3. The Basics of Javascript


Javascript is the language that allows you to create animations on web content. All galleries, sliders, pop-ups, page transitions, and every animated effect you see while browsing online are implemented with Javascript.

This language has evolved significantly, transitioning from being an extra, a way to create fun and amusing effects, to being one of the most widely used languages globally. It is not only used for animations but also to create full-fledged software structures capable of running powerful applications.

In this article, we will cover the basics, starting from scratch and exploring how this programming language works. Together, we will create something simple but useful to understand how to use this language.

We’ll start with some theory and then move on to creating something usable on our web page.

If you get lost during the article, at the bottom of this article, you can find the code for everything we are going to create.


This course is aimed at beginners, so if you already know Javascript, this article is not for you. If you are just starting out, WELCOME, and happy studying! You will see that you will learn quickly to create fantastic web content!


Inserting Javascript into HTML

Let’s start by inserting some Javascript code into our HTML file (if you’re not sure what I’m talking about, take a look at our articles on HTML and CSS).

Like CSS code, Javascript can be inserted in different ways:

  • Internal Javascript
  • External Javascript

Internal Javascript Code

In this case, the Javascript code is inserted directly into the HTML file before the closing </body> tag.

Example:

Open our “index.html” file, go to the bottom, and insert this code just before the </body> tag:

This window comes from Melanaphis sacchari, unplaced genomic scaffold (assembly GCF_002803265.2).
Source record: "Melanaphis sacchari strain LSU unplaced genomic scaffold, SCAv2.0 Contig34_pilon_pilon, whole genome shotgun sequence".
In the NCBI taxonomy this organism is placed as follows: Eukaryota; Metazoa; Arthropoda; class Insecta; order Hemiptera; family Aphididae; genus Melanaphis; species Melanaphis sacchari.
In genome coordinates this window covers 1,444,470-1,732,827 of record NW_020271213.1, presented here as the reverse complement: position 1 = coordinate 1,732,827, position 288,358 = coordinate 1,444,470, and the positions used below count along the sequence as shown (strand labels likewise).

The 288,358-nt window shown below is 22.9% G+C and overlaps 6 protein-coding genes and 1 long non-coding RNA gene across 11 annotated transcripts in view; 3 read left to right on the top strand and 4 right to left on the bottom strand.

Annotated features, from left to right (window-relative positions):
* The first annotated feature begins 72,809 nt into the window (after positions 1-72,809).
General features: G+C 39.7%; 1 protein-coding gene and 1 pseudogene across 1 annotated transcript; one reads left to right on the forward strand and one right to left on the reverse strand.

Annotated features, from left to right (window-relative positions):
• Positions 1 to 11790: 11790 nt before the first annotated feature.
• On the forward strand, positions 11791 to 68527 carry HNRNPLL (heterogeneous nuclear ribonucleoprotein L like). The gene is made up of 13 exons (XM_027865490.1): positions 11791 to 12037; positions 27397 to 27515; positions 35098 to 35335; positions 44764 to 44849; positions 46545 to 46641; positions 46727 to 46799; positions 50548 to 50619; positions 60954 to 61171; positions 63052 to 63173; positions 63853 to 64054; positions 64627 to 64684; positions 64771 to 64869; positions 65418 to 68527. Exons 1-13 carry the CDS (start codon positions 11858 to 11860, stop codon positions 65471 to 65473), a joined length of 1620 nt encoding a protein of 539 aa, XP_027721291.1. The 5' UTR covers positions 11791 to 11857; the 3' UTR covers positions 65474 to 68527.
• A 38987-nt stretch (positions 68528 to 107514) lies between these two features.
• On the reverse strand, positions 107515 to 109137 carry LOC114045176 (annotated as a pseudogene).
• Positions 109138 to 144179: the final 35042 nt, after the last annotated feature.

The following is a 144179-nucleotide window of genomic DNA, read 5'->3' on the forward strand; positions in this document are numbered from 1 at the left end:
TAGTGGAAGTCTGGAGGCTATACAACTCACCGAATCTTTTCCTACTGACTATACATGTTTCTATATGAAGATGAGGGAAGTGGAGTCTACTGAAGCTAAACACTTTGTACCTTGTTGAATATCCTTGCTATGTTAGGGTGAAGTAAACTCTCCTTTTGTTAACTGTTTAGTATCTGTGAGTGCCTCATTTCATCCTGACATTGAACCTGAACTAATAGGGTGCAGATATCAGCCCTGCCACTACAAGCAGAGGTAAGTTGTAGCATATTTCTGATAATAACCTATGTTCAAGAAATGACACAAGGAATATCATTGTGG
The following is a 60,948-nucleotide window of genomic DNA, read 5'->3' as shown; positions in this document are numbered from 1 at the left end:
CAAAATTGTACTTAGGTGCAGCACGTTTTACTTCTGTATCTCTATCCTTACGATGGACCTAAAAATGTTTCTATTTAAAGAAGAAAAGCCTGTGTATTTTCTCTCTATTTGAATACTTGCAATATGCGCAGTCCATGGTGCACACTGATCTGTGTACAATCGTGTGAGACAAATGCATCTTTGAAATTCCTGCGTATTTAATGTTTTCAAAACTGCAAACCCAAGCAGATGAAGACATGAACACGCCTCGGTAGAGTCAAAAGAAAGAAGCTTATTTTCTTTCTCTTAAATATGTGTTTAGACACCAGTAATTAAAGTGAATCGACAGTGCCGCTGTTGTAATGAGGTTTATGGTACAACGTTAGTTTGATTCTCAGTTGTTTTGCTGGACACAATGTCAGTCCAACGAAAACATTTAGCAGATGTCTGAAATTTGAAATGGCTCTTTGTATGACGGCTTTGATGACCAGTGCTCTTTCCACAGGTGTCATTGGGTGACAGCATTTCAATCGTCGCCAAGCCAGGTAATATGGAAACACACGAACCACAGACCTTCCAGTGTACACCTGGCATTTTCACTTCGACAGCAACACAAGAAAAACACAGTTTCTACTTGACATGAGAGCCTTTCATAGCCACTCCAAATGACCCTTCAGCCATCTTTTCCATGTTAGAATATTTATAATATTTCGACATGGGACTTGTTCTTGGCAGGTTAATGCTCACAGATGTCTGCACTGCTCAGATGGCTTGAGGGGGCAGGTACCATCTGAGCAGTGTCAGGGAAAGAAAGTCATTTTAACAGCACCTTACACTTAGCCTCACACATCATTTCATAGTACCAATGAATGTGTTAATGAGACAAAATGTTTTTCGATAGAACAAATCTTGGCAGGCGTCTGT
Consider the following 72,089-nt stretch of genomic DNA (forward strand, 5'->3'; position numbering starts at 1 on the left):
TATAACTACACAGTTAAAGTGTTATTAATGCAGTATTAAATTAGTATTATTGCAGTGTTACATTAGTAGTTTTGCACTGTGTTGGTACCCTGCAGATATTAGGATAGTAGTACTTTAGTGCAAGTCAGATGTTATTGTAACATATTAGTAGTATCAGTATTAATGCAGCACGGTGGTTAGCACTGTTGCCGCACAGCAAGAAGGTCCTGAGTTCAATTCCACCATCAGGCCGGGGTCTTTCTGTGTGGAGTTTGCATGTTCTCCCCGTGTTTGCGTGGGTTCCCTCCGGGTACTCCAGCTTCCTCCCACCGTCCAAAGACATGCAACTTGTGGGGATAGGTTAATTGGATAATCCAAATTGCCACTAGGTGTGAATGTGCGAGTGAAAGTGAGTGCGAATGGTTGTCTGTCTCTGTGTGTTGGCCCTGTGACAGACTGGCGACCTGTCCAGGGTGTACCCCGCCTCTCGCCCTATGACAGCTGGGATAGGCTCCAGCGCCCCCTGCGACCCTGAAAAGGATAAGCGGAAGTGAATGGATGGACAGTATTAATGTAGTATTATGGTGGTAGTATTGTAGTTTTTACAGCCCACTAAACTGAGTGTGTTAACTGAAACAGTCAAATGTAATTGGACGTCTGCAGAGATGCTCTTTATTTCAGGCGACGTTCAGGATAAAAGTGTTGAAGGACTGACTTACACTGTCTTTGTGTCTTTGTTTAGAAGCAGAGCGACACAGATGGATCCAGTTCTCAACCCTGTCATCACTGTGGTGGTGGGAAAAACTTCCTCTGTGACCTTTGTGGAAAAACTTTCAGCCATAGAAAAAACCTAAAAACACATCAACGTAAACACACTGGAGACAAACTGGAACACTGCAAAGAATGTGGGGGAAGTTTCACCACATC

<script>
   alert("HELLO");
</script>

Now, save and open the “index.html” page. A popup will appear with the text “HELLO!”

Popup

External Javascript Code

To include external Javascript, you need to create a .js file and import it into the HTML. Like CSS, this is the preferred method almost always.

Example:

Go to our “HTML” folder on the desktop, open it with VS Code (refer to the guide Basics of HTML), create a new file (CTRL+N), and save it (CTRL+S) with the name “scripts.js”.

Inside this file, write:

alert("HELLO");

Now save “scripts.js” and open “index.html”.

Here, just before the </body> tag, insert:

<script src="scripts.js"></script>

Now, save and refresh the browser.

The result is the same as before: the popup, but now we triggered it differently.

A Bit of Theory

Alert

We have just used the “alert” function, which displays a popup in the web page with text inside. This is rarely used for popups because the appearance is not very appealing, and there are much better methods for displaying popups in web pages. However, it can be very useful during debugging.

If I’m creating a function and can’t find the error, I can insert an “alert” in the middle of the function and see if the error occurs before or after that point.

Console.log

Another way to view errors in Javascript is the “console.log” function. This allows you to insert text into the Javascript console. This is also very useful during debugging and development.

Here’s an example:

console.log("HELLO!");

If you insert this in “scripts.js”, save and refresh, you won’t see anything happen. This is because the “HELLO!” we wrote is inserted into the Javascript console, not the body of the page. To view the Javascript console, press the “F12” key or right-click and select “Inspect” (On Google Chrome, but it’s very similar on all browsers).

Console

Comments

Comments are crucial in every programming language.

To insert comments in Javascript, there are two ways:

If the comment is on a single line, you can insert a double slash before the line. This way, the entire line will be commented out.

Example:

// This is a single-line comment in Javascript

If the comment is longer, you can use the same syntax as CSS: / * Comment */

Example:

/*
This is a
multi-line
Javascript comment
*/

Variables

Unlike HTML and CSS, Javascript is a full-fledged programming language, and not one of the simplest.

Like every programming language, it is possible to use variables to store data and perform calculations. Inserting a variable is very simple, just insert “var” before the variable, like this:

var years = 30;

It is essential to include the semicolon at the end of the variable to indicate that the rule ends

there. Without the semicolon, errors will be generated.

Now we can call the variable inside console.log or an alert, like this:

console.log(years);

or:

alert(years);

Save and refresh, and you will see the number “30” appear in the popup or console.